About an hour after I started fishing the wind really started to pick up. The water would shimmer which ever way the wind was blowing making it harder to cast and detect bites. After covering the run and only catching smaller fish I decided to head back to the car and find a new area to fish. I had about an hour and a half of sunlight left so I left quickly, bushwhacking through shrubs and trees to get back to my car.
After finding my next spot with relative ease. I dropped down to the end of the riffle and starting working my way up again. Time and time again I would get a hook up but only catch small trout. There was about fifteen minutes of light left so I packed up and headed back to the campground.

I found a camping spot and after paying for it I decided to start a campfire. I challenged myself on how many matches I would need to use to get one going. It took four. Three too many. After eating dinner and hanging around for a bit. I felt lonely but not a needing someone else kind of lonely. It was the feeling of tranquility and peace. Nothing else in the world beside me and what ever else was out there. It was a weird feeling that I didn't understand but accepted it. I was beginning to tire so I set up my car bed. It wasn't the most comfortable place to sleep but I'm not known for sleeping in comfortable areas. The night was fairly warm and didn't get cold until around early morning. I had planned my next strategy, to attack the run at its source.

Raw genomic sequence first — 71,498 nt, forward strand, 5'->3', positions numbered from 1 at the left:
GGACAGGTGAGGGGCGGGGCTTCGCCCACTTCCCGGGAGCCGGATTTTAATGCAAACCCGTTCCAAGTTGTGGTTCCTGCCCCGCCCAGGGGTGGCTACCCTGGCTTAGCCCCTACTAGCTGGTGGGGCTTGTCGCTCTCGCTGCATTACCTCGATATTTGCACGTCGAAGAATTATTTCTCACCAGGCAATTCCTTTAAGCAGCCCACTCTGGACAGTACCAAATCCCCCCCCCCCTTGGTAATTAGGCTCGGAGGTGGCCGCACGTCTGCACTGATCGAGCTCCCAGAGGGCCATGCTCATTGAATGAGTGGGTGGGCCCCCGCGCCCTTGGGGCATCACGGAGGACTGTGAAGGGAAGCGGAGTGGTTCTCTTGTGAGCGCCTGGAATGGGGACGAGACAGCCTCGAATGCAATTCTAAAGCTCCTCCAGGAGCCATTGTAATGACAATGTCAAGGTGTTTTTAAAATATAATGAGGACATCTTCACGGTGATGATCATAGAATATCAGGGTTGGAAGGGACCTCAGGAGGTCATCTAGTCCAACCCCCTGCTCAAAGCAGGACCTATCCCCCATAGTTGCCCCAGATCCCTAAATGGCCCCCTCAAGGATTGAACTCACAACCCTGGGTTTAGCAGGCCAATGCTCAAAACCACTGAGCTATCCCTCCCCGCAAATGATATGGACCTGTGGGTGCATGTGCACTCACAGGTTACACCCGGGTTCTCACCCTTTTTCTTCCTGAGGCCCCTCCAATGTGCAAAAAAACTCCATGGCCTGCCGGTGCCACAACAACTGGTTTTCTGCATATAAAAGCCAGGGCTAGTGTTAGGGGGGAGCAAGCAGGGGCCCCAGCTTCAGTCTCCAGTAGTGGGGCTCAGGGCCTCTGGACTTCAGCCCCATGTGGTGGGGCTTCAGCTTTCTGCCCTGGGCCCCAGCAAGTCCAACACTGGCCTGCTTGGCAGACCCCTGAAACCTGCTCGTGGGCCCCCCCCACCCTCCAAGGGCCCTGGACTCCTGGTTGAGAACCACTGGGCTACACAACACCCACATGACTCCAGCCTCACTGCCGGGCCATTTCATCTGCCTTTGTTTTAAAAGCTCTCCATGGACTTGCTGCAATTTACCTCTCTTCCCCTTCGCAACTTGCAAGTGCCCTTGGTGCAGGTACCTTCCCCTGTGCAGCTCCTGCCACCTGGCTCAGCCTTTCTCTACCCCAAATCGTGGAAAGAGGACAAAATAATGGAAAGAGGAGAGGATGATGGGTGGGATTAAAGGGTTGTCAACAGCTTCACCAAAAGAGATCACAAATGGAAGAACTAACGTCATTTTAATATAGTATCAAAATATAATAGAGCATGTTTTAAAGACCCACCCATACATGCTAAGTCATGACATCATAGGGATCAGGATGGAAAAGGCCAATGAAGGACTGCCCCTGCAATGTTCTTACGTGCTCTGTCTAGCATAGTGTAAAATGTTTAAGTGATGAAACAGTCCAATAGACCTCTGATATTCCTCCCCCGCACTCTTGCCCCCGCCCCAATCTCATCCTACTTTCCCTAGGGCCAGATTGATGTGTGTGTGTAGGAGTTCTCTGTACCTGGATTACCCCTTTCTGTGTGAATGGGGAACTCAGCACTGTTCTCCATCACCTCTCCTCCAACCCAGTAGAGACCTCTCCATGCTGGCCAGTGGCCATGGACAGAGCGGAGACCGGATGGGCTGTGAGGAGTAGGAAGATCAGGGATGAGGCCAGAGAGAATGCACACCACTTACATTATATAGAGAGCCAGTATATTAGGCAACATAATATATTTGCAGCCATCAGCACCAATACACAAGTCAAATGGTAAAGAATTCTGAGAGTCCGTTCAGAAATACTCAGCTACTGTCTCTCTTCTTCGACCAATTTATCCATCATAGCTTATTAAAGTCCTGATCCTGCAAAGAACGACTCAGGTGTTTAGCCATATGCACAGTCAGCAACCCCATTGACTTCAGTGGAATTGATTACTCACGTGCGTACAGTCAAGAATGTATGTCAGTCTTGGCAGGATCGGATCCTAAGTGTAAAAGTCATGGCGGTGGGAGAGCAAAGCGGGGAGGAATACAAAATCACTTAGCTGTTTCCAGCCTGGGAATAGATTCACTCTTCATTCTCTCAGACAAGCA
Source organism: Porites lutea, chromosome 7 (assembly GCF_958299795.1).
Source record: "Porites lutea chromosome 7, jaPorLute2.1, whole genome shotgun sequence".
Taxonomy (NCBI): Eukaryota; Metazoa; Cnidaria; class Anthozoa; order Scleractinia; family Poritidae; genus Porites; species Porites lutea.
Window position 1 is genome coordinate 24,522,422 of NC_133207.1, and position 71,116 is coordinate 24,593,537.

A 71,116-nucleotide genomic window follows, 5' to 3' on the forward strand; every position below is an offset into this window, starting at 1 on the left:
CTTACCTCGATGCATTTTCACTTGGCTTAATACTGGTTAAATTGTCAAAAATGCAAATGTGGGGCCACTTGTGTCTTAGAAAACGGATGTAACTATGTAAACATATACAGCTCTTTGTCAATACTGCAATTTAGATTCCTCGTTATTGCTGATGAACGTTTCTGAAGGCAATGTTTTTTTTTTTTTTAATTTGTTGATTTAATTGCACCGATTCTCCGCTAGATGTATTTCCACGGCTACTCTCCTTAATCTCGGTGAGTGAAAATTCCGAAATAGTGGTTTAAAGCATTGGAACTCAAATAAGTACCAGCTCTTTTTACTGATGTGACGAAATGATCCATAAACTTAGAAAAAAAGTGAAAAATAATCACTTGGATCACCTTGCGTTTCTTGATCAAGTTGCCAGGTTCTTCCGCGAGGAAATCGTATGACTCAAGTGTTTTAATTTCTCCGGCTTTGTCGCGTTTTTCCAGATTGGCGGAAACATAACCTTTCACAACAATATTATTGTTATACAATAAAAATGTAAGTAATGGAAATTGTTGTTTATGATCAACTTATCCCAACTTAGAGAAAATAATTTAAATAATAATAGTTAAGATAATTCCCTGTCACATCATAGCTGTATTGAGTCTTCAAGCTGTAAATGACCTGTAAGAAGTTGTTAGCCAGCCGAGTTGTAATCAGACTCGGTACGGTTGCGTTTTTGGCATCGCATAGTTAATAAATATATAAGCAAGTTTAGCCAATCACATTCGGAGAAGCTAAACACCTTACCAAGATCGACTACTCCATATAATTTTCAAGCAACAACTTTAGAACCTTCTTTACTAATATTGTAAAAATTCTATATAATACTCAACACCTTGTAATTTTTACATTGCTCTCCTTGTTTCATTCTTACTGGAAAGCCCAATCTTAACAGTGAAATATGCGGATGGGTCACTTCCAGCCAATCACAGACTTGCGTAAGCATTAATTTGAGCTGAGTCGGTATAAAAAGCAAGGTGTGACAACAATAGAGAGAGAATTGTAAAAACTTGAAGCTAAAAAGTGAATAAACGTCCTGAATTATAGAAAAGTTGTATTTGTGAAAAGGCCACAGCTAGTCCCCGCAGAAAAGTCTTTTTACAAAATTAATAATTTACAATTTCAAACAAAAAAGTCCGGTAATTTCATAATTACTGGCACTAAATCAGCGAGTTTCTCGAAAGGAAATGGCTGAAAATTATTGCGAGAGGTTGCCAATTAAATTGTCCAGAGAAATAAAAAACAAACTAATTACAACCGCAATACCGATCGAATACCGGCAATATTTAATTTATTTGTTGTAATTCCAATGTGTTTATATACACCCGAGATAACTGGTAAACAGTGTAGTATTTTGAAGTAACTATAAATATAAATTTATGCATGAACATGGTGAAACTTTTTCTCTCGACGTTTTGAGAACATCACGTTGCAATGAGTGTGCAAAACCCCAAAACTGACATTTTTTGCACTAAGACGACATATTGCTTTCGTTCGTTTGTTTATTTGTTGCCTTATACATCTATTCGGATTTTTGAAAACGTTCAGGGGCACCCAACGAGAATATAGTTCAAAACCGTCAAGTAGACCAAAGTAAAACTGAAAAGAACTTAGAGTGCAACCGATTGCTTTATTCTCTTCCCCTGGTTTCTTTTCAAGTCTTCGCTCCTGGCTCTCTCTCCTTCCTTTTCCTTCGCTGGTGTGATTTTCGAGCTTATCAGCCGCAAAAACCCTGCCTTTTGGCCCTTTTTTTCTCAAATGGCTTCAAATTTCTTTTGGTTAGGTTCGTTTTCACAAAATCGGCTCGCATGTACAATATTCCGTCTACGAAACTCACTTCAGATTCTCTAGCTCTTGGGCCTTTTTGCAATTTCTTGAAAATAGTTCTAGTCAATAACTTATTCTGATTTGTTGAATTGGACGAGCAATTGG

Yolo Campfire
Although I found myself waking up during various parts of the night I woke up just in time to pack things up and head on out. I stopped by a rest area to brush my teeth and wash my face and after that I was off to the town of Hoopa, which is about 10 miles away from the mouth of the Trinity River.

Once I got to Hoopa I mapped out an area outside the town that I was hoping to fish. Unfortunately it turned out to be on top of a cliff so I had to back track down to town. I found a new spot with a long riffled run. The bottom of the water looked was very sandy and full of algae like I was at the ocean and it smelled like it too. The water was warmer than the outside temperature which made the fish extremely aggressive.There was another fly fishermen fishing it from the other side and while I was lining my rod I could hear his reel screaming as he hooked up. The fish weren't that big though so I thought to myself that they were probably just half-pounders, immature steelhead, making there way up from the ocean first. After I hooked a few I could tell they were half-pounders. They were stronger than the average native trout; they were on the smaller side but they threw the hook easy during their jumps if you didn't play them carefully.